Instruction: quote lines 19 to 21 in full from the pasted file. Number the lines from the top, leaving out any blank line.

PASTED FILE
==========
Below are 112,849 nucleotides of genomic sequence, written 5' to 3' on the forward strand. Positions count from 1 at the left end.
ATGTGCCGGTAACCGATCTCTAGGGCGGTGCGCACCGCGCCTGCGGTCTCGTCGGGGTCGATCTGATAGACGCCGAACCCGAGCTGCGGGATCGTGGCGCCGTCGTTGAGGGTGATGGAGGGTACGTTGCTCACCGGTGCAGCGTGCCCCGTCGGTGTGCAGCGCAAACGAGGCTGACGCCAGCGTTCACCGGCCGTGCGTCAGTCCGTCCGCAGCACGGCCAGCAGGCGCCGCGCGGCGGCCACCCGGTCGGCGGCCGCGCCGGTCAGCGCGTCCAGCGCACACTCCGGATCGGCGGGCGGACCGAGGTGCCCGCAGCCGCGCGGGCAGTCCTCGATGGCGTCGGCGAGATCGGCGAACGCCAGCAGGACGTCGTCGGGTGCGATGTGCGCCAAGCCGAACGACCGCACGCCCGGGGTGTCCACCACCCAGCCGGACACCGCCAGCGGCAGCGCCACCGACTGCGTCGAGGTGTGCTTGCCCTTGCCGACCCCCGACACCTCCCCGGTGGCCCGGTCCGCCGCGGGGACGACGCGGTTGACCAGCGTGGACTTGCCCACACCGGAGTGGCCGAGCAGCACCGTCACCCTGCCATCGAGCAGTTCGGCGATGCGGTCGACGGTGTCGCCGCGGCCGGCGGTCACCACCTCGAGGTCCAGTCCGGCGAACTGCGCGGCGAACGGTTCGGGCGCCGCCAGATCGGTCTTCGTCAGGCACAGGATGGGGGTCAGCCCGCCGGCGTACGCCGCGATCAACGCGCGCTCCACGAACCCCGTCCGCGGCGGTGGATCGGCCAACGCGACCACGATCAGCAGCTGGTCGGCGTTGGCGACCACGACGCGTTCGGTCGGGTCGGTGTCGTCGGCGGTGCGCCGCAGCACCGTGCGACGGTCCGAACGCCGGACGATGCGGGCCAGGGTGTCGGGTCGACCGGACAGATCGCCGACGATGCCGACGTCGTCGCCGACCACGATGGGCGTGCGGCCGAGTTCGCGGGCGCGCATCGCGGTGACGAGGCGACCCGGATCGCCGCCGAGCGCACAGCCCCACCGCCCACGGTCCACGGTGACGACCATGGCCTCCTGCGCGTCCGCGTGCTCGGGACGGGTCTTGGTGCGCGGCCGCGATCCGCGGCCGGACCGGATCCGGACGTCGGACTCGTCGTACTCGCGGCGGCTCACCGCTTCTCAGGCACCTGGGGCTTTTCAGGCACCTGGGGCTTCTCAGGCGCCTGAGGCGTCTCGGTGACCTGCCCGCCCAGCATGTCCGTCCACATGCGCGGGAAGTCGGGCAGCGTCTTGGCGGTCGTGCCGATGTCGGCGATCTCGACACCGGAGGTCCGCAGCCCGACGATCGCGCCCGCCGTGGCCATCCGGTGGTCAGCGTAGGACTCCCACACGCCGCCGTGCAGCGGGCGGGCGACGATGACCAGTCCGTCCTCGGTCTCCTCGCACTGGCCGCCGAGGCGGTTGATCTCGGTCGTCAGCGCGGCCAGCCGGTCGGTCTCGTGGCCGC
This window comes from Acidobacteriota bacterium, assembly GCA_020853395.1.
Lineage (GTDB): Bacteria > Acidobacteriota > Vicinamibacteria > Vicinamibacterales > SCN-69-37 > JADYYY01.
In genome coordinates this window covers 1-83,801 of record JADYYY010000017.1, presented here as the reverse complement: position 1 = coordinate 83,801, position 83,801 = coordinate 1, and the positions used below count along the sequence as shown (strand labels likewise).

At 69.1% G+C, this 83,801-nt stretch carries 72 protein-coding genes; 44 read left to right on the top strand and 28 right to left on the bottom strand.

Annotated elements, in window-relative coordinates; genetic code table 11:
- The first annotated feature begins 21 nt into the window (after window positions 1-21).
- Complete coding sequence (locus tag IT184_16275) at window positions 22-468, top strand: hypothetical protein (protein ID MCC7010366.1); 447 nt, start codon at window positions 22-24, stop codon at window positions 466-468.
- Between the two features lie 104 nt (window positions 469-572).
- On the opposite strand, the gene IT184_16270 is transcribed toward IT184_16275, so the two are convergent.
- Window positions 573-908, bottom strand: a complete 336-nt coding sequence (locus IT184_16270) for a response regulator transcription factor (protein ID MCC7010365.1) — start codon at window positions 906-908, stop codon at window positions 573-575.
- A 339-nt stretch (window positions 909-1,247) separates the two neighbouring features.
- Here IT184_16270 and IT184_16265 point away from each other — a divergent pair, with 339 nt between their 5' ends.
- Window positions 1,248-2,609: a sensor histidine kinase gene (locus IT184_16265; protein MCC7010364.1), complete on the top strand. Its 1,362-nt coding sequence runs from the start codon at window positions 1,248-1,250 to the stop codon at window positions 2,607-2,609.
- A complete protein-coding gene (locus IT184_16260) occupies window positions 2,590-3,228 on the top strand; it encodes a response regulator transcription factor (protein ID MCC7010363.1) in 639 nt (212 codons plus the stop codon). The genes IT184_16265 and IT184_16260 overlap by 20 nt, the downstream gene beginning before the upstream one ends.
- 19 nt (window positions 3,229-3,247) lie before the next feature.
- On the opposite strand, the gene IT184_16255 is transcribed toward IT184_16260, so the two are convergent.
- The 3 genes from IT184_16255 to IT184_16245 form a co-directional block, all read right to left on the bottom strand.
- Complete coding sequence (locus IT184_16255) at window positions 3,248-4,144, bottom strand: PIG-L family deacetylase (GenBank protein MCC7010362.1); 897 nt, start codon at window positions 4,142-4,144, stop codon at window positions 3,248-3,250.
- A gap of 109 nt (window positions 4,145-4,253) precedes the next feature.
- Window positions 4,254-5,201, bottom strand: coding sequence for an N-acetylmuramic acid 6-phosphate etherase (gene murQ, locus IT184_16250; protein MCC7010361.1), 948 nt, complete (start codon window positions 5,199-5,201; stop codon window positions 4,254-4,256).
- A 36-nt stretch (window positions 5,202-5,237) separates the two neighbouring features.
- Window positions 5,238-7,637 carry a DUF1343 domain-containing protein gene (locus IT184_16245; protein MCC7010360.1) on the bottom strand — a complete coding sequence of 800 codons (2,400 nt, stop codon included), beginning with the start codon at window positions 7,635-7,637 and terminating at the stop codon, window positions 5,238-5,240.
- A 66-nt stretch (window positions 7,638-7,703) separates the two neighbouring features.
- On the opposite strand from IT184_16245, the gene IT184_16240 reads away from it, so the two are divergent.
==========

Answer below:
- The 3 genes from IT184_16255 to IT184_16245 form a co-directional block, all read right to left on the bottom strand.
- Complete coding sequence (locus IT184_16255) at window positions 3,248-4,144, bottom strand: PIG-L family deacetylase (GenBank protein MCC7010362.1); 897 nt, start codon at window positions 4,142-4,144, stop codon at window positions 3,248-3,250.
- A gap of 109 nt (window positions 4,145-4,253) precedes the next feature.